Should U.S. Rep. Tulsi Gabbard choose to run for re-election next year — or for some other federal office — she’s already got $2 million to spend.

That’s according to the latest filings with the Federal Election Commission, which cover the first three months of 2017.

Gabbard, who has long been talked about as a candidate for higher office, spent tens of thousands of dollars on audio and video equipment during the reporting period. The 2nd Congressional District representative also spent $12,000 on a Texas-based political consultant with ties to Bernie Sanders.

U.S. Rep. Colleen Hanabusa, who represents the 1st District, reported having $256,000 on hand.

Congresswoman Tulsi Gabbard hugs supporter on the second day of the Hawaii State Democratic Convention held at the Sheraton Hotel. 29 may 2016.
Congresswoman Tulsi Gabbard at the Hawaii State Democratic Party Convention in May. Her recent FEC filing suggests she is focused on more campaigns. Cory Lum/Civil Beat

Hanabusa’s biggest expense was repaying a $200,000 loan she made to herself during her 2016 campaign, when she ran for a seat left vacant by the death of U.S. Rep. Mark Takai. Her late entry did not give her much tine to raise money for the race, which she won handily.

According to the first-quarter filings, Gabbard raised $169,000, and Hanabusa $42,000.

Most of Gabbard’s money came from individuals, mostly small contributions from people living on the mainland. Most of Hanabusa’s came from political action committees, and in larger amounts.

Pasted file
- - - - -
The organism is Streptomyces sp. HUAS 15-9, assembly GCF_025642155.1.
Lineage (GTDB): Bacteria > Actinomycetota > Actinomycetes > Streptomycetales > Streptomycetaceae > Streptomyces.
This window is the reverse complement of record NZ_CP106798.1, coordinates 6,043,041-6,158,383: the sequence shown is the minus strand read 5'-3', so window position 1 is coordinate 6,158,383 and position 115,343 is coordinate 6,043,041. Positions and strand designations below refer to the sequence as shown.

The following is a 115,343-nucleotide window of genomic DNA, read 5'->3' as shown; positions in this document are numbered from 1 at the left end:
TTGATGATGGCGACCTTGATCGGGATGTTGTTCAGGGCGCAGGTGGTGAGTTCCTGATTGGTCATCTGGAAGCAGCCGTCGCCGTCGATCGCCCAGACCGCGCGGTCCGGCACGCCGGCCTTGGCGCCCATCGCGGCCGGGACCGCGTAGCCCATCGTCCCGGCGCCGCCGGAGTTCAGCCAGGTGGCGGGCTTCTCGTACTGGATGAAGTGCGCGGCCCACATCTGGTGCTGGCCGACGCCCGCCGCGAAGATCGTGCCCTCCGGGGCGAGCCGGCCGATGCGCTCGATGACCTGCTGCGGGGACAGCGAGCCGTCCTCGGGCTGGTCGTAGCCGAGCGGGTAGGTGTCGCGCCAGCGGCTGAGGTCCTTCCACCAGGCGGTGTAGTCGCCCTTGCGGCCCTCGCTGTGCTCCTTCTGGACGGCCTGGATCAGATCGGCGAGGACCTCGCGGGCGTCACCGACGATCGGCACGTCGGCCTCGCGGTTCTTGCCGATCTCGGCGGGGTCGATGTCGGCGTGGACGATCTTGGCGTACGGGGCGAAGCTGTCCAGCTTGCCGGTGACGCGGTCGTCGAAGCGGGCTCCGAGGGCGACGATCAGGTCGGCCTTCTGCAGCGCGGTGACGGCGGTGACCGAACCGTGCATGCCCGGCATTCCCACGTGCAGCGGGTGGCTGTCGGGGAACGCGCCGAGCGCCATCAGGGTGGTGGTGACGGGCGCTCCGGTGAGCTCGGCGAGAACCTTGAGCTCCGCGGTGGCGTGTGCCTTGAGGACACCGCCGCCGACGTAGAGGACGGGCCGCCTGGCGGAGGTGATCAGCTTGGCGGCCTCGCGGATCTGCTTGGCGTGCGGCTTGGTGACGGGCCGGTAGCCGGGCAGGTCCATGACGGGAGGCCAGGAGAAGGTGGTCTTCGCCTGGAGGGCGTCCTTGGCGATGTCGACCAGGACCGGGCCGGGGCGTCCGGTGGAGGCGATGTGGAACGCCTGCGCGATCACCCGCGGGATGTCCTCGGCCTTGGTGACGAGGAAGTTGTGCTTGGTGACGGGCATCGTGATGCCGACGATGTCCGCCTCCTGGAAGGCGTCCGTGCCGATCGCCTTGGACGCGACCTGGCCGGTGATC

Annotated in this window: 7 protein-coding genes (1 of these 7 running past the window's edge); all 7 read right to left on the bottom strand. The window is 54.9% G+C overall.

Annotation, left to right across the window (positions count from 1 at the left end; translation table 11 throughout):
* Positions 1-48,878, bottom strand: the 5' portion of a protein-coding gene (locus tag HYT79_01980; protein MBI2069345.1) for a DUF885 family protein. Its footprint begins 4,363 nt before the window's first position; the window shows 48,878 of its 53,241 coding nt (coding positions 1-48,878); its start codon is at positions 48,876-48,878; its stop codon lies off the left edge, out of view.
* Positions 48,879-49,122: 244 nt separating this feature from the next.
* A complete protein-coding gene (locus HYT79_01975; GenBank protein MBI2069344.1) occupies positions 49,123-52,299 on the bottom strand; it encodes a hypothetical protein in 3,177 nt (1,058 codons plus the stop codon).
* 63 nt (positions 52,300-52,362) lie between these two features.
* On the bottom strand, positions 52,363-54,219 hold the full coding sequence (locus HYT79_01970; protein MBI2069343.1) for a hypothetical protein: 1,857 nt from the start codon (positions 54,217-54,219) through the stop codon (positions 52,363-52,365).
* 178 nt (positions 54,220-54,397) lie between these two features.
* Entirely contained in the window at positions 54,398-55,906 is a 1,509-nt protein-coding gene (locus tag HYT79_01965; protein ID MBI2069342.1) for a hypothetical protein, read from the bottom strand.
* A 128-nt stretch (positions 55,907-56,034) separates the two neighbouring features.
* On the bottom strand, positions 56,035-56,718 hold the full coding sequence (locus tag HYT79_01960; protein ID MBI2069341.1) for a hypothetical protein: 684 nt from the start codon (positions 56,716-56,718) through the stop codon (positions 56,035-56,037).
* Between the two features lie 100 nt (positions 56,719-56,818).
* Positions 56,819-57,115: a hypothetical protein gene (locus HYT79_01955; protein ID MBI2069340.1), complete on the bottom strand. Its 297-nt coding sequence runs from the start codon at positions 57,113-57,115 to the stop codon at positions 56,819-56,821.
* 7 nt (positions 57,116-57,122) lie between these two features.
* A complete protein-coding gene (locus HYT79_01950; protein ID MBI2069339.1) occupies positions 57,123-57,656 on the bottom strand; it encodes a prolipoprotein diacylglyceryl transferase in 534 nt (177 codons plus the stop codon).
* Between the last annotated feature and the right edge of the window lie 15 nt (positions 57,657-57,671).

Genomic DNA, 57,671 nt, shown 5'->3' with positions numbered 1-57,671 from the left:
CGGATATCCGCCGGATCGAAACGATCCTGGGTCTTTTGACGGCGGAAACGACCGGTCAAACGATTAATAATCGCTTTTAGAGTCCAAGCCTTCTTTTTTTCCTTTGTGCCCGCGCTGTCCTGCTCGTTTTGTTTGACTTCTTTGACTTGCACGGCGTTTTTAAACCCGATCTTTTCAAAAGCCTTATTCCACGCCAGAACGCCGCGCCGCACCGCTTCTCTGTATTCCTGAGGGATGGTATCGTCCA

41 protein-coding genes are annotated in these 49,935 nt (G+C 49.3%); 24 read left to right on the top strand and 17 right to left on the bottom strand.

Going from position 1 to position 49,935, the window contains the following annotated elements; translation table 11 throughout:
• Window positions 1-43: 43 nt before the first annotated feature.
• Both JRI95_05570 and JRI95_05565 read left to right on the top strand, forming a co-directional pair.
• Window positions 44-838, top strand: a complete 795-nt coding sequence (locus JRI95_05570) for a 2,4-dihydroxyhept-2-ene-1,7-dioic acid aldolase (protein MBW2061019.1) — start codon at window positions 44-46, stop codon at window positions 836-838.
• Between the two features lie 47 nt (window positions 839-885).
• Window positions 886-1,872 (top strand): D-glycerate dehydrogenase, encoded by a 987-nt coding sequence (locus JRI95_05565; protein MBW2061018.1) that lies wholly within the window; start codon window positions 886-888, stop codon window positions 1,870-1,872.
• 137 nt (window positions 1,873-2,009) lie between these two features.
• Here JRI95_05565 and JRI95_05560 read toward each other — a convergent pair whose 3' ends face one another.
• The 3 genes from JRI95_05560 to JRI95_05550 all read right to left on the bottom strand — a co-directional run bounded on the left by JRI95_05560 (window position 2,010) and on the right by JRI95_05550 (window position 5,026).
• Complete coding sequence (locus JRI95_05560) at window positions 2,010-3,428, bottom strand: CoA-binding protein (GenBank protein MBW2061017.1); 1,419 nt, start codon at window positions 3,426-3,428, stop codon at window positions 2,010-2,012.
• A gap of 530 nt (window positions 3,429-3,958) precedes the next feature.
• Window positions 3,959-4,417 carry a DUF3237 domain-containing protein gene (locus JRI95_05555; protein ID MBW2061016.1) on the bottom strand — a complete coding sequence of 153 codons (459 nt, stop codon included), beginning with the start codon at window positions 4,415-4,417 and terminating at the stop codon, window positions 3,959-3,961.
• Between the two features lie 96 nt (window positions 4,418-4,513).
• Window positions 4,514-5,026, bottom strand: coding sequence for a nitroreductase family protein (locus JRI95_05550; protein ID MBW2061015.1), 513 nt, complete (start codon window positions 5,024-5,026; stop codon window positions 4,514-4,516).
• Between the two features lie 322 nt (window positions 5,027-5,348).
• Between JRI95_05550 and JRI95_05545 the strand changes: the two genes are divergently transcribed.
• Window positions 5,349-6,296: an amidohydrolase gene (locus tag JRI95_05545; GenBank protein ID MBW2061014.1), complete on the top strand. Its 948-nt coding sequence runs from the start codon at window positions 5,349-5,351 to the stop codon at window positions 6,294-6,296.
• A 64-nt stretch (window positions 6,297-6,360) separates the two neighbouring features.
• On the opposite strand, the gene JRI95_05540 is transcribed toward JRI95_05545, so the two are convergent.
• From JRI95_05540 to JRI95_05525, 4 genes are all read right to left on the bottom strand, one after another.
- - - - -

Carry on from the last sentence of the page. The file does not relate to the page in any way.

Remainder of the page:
Cameras, Video And Advertising

Gabbard’s campaign spent a lot on video and audio companies.

They include Hawaii Camera of Honolulu, B&H Photo Customer Service and Adorama Inc. of New York City, Gotham Sound and Communications of Long Island, DC Camera of Fairfax, Virginia; and Prompter People of Campbell, California.

The money paid for things like “camera equipment rental to film multiple day campaign events,” according to the filing.

Revolution Messaging of Washington, D.C., was paid $38,000 for internet advertising and services, while Campaign Finance Group of D.C. received $7,000 for fundraising consultation.

Gabbard’s husband, Abraham Williams, often records her public events, such as a town hall in Kailua on Saturday. Anthony Quintano/Civil Beat

And Batrice & Associates of Dallas received $12,000 in just two months for strategic political consulting.

A company executive, Rania Batrice, worked on Sanders’ 2016 presidential campaign. Prior to that she worked for former Virginia Sen. Jim Webb, a Democrat who hired Batrice as his Iowa coordinator in the same election.

Gabbard’s other notable expenses include air travel and hotel rooms.

Her husband, Abraham Williams, was paid $694 for “video equipment rental for filming campaign event,” $211 for “batteries, tools and other miscellaneous video accessories”; $2,428 for “video, audio and computer storage equipment”; and $2,262 for “camera equipment rental and travel expenses.”

That last payment appears to be reimbursement for the couple’s controversial trip to Syria in January.

Former U.S. Rep. Colleen Hanabusa, center, who is running for the 1st Congressional District seat is greeted by her supporters with lei after arriving at her campaign election headquarters, Saturday, Aug. 13, 2016, in Honolulu. Photo by Eugene Tanner
U.S. Rep. Colleen Hanabusa greets a constituent on primary election night. Eugene Tanner/Civil Beat

Hanabusa spent money on fundraising consultation, too — $9,000 to Fiorello Consulting of Falls Church, Virginia.

Her other big expenses were $28,000 to Honolulu’s Anthology Marketing Group and $43,750 to the Democratic Congressional Campaign Committee for 2018 races.

Hanabusa’s name has been mentioned in some political circles as a possible challenger to Hawaii Gov. David Ige.

If she were to run for state office, she could not use federal campaign funds.

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